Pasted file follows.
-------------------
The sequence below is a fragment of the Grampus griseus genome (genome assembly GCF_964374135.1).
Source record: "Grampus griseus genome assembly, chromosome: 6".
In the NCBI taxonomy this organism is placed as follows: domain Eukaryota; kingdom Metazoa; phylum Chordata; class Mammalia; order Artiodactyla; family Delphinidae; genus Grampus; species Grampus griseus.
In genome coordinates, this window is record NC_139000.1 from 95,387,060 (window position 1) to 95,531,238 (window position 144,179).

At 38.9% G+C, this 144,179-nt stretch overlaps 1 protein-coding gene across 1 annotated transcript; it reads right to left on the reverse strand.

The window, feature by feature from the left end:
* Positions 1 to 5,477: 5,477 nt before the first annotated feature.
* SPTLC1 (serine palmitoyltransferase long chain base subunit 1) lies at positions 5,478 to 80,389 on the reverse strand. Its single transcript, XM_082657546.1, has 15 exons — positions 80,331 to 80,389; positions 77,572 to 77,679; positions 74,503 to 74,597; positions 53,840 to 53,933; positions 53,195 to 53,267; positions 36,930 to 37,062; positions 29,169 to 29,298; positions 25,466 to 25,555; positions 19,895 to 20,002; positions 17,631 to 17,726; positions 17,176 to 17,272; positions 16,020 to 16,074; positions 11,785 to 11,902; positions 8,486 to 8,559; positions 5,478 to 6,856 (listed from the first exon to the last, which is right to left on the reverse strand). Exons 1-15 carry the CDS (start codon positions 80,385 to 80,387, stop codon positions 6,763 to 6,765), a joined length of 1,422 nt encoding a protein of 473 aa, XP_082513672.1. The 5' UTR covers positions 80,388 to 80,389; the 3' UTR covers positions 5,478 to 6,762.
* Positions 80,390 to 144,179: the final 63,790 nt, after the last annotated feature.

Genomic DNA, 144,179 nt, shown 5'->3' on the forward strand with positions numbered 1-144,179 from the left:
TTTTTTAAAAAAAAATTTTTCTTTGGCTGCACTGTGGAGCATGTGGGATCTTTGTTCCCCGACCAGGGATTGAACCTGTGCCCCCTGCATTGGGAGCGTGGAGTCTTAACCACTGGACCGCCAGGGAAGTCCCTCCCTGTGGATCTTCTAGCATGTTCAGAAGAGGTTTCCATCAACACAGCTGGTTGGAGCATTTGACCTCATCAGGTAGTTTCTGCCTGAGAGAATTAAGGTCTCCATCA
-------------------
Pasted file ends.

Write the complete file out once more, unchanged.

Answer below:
The sequence below is a fragment of the Grampus griseus genome (genome assembly GCF_964374135.1).
Source record: "Grampus griseus genome assembly, chromosome: 6".
In the NCBI taxonomy this organism is placed as follows: domain Eukaryota; kingdom Metazoa; phylum Chordata; class Mammalia; order Artiodactyla; family Delphinidae; genus Grampus; species Grampus griseus.
In genome coordinates, this window is record NC_139000.1 from 95,387,060 (window position 1) to 95,531,238 (window position 144,179).

At 38.9% G+C, this 144,179-nt stretch overlaps 1 protein-coding gene across 1 annotated transcript; it reads right to left on the reverse strand.

The window, feature by feature from the left end:
* Positions 1 to 5,477: 5,477 nt before the first annotated feature.
* SPTLC1 (serine palmitoyltransferase long chain base subunit 1) lies at positions 5,478 to 80,389 on the reverse strand. Its single transcript, XM_082657546.1, has 15 exons — positions 80,331 to 80,389; positions 77,572 to 77,679; positions 74,503 to 74,597; positions 53,840 to 53,933; positions 53,195 to 53,267; positions 36,930 to 37,062; positions 29,169 to 29,298; positions 25,466 to 25,555; positions 19,895 to 20,002; positions 17,631 to 17,726; positions 17,176 to 17,272; positions 16,020 to 16,074; positions 11,785 to 11,902; positions 8,486 to 8,559; positions 5,478 to 6,856 (listed from the first exon to the last, which is right to left on the reverse strand). Exons 1-15 carry the CDS (start codon positions 80,385 to 80,387, stop codon positions 6,763 to 6,765), a joined length of 1,422 nt encoding a protein of 473 aa, XP_082513672.1. The 5' UTR covers positions 80,388 to 80,389; the 3' UTR covers positions 5,478 to 6,762.
* Positions 80,390 to 144,179: the final 63,790 nt, after the last annotated feature.

Genomic DNA, 144,179 nt, shown 5'->3' on the forward strand with positions numbered 1-144,179 from the left:
TTTTTTAAAAAAAAATTTTTCTTTGGCTGCACTGTGGAGCATGTGGGATCTTTGTTCCCCGACCAGGGATTGAACCTGTGCCCCCTGCATTGGGAGCGTGGAGTCTTAACCACTGGACCGCCAGGGAAGTCCCTCCCTGTGGATCTTCTAGCATGTTCAGAAGAGGTTTCCATCAACACAGCTGGTTGGAGCATTTGACCTCATCAGGTAGTTTCTGCCTGAGAGAATTAAGGTCTCCATCA